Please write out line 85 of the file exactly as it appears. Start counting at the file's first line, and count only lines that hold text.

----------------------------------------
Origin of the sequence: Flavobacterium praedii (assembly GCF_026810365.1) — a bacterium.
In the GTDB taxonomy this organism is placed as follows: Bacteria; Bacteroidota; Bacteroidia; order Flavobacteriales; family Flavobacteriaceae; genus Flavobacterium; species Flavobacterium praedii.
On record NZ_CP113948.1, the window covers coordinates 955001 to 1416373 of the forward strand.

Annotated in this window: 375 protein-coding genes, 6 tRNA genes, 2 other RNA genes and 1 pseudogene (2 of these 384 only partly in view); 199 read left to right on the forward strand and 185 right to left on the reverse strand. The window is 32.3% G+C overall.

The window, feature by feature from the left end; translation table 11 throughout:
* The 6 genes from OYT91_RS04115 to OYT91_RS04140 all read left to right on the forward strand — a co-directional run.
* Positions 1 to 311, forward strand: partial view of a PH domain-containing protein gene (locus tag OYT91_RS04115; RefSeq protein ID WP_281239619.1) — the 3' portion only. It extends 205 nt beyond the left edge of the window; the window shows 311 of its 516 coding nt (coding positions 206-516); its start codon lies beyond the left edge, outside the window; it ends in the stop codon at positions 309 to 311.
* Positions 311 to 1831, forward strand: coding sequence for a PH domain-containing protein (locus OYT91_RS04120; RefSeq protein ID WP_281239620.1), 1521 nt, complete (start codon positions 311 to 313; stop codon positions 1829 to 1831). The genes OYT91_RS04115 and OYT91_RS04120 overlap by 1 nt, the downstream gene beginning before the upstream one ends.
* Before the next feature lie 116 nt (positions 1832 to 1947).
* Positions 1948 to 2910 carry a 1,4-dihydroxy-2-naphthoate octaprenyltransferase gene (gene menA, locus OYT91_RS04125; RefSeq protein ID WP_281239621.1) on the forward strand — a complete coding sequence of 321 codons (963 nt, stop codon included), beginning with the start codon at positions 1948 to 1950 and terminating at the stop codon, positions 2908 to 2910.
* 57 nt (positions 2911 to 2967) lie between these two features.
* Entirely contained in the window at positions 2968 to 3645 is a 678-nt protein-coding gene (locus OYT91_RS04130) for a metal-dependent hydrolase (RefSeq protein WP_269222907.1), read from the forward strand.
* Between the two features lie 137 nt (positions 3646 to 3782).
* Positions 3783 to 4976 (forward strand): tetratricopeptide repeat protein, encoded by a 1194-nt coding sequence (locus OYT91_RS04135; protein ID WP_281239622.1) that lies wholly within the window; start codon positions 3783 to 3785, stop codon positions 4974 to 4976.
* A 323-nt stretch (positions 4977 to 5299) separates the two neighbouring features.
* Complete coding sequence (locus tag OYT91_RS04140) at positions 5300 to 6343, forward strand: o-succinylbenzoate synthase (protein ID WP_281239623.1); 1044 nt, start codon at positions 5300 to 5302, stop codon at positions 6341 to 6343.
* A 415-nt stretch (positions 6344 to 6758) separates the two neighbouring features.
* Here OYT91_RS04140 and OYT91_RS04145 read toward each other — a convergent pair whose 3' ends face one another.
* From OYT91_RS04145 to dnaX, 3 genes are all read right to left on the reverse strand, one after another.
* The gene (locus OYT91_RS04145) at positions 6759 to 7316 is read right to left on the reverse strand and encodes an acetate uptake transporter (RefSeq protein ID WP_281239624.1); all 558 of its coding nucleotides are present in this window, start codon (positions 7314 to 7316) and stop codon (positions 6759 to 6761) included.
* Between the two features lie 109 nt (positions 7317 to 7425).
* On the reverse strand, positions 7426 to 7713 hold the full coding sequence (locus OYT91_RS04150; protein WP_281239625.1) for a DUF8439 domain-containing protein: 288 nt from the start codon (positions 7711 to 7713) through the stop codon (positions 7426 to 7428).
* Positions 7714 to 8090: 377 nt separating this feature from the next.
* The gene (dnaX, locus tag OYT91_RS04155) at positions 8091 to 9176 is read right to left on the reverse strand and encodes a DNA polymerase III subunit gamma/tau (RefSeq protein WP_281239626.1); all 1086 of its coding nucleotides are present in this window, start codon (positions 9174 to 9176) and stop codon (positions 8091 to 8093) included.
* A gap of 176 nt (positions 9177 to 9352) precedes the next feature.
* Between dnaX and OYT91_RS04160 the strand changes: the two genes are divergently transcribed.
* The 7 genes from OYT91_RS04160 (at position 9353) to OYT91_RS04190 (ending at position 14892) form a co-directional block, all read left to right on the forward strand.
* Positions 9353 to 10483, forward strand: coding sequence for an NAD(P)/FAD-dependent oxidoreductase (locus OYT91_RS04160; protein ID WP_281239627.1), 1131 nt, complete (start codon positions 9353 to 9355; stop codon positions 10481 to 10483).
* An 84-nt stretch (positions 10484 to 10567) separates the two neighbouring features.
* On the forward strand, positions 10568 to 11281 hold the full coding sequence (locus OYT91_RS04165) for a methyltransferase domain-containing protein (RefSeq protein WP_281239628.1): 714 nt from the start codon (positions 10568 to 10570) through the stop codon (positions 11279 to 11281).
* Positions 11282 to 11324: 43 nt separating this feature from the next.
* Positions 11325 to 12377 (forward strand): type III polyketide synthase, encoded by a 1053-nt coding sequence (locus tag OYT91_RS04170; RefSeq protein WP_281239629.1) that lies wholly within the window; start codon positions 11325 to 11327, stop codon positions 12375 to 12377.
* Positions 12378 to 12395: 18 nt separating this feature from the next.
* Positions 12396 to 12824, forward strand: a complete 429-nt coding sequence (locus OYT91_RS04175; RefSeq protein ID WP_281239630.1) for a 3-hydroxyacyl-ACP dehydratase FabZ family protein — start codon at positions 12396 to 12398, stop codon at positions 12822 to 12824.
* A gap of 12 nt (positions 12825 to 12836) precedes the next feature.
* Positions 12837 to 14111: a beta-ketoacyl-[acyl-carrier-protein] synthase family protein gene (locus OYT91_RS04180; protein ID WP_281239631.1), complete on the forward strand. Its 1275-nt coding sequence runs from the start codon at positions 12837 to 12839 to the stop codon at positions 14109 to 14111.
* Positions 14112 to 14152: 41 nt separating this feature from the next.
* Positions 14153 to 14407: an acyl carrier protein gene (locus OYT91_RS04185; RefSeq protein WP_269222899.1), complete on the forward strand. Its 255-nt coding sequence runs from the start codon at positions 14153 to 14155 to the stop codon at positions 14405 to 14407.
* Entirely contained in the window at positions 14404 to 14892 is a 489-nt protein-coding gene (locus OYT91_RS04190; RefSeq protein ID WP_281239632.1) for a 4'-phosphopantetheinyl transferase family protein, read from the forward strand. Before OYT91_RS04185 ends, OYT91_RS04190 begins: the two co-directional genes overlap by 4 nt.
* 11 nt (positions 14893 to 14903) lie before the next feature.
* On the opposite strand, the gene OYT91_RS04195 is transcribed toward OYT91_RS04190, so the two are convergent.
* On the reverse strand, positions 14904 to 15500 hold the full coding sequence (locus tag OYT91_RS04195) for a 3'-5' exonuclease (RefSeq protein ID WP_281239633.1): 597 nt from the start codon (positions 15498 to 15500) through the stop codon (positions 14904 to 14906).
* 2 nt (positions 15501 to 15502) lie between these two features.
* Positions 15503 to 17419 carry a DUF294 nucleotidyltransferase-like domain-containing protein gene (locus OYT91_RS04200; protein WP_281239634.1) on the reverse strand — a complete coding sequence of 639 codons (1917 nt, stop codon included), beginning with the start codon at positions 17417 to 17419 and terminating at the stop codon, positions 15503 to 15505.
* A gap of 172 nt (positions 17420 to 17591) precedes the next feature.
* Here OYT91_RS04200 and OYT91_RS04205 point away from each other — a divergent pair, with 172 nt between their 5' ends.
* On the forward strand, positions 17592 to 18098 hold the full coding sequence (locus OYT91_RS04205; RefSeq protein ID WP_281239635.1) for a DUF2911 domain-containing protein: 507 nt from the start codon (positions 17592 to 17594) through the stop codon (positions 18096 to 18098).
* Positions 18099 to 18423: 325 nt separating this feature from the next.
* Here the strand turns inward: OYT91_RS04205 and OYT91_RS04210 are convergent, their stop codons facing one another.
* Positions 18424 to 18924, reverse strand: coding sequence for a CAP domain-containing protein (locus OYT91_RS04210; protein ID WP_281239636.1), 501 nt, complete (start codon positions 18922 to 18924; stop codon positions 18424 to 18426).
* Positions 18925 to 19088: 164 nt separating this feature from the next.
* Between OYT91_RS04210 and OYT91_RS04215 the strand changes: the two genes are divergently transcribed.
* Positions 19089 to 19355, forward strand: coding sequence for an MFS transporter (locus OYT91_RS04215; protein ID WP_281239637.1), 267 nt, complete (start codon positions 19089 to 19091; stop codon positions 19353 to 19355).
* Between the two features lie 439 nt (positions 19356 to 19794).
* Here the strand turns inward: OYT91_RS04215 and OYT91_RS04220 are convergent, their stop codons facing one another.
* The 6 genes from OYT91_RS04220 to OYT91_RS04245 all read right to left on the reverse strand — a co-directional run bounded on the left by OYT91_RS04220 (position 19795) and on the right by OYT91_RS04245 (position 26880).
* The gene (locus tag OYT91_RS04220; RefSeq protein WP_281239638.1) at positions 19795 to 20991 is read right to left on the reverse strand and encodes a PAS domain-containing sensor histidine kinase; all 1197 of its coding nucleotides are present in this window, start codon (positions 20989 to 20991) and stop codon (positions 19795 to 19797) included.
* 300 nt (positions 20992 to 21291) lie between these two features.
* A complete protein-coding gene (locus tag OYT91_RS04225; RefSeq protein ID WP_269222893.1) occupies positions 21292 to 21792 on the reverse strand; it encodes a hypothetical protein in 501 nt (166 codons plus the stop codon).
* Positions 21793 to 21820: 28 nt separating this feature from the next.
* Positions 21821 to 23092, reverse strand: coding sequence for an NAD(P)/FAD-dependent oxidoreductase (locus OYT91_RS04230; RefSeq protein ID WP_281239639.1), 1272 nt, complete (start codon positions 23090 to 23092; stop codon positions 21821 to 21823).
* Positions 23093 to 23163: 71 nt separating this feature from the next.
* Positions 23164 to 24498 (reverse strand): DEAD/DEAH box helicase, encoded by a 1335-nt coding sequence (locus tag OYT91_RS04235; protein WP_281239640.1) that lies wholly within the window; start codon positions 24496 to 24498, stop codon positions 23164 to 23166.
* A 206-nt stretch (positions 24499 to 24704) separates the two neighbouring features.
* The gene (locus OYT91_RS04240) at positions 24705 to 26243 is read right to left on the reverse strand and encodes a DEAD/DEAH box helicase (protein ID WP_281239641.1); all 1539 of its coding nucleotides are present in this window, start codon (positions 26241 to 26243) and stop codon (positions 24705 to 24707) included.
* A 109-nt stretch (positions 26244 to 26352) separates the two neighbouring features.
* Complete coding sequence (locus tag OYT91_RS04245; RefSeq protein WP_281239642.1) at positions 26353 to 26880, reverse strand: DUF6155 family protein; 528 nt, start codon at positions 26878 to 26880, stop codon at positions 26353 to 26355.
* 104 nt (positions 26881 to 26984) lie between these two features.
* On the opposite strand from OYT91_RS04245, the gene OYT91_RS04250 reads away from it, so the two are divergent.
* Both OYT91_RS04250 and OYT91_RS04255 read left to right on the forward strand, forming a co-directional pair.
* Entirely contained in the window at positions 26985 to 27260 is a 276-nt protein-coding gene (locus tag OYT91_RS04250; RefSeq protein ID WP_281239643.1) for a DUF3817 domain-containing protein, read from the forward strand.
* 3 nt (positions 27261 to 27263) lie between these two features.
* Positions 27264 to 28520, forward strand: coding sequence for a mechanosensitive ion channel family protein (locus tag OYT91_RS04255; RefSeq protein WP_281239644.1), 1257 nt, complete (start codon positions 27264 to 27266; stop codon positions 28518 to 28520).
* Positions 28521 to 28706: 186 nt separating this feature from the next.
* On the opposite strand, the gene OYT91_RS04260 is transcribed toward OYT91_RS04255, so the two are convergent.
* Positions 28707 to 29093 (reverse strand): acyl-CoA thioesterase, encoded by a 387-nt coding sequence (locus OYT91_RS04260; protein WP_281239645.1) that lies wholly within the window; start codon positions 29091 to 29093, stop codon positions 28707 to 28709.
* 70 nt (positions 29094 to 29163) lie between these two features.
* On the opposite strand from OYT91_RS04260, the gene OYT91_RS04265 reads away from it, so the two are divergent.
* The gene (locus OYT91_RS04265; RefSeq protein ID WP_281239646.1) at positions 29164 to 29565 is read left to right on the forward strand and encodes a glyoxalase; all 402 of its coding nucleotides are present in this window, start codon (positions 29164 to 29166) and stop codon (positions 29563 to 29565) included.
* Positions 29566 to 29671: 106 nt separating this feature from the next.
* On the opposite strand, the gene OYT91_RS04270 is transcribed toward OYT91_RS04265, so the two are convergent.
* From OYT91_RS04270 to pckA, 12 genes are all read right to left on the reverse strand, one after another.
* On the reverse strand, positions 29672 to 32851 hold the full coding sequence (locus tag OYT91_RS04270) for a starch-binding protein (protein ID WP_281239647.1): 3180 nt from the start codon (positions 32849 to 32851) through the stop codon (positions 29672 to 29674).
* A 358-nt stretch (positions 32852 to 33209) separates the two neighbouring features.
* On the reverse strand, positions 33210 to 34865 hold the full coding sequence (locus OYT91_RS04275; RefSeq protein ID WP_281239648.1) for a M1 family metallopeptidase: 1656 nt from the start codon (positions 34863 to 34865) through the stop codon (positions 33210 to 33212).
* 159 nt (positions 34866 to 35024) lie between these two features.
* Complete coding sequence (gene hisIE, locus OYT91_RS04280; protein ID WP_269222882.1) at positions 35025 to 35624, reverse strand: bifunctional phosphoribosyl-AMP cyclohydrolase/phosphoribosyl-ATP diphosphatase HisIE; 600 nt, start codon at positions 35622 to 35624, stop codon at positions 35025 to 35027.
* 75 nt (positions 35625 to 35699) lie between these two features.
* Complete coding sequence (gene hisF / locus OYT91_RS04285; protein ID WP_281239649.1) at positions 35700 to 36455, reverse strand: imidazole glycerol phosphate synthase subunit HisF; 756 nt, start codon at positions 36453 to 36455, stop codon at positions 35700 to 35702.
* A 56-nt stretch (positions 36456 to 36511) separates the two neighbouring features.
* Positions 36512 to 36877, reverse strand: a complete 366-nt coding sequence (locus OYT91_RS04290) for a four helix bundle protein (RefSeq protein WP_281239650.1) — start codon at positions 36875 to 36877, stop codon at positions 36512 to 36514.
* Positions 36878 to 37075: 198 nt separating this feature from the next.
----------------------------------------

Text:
* On the reverse strand, positions 33210 to 34865 hold the full coding sequence (locus OYT91_RS04275; RefSeq protein ID WP_281239648.1) for a M1 family metallopeptidase: 1656 nt from the start codon (positions 34863 to 34865) through the stop codon (positions 33210 to 33212).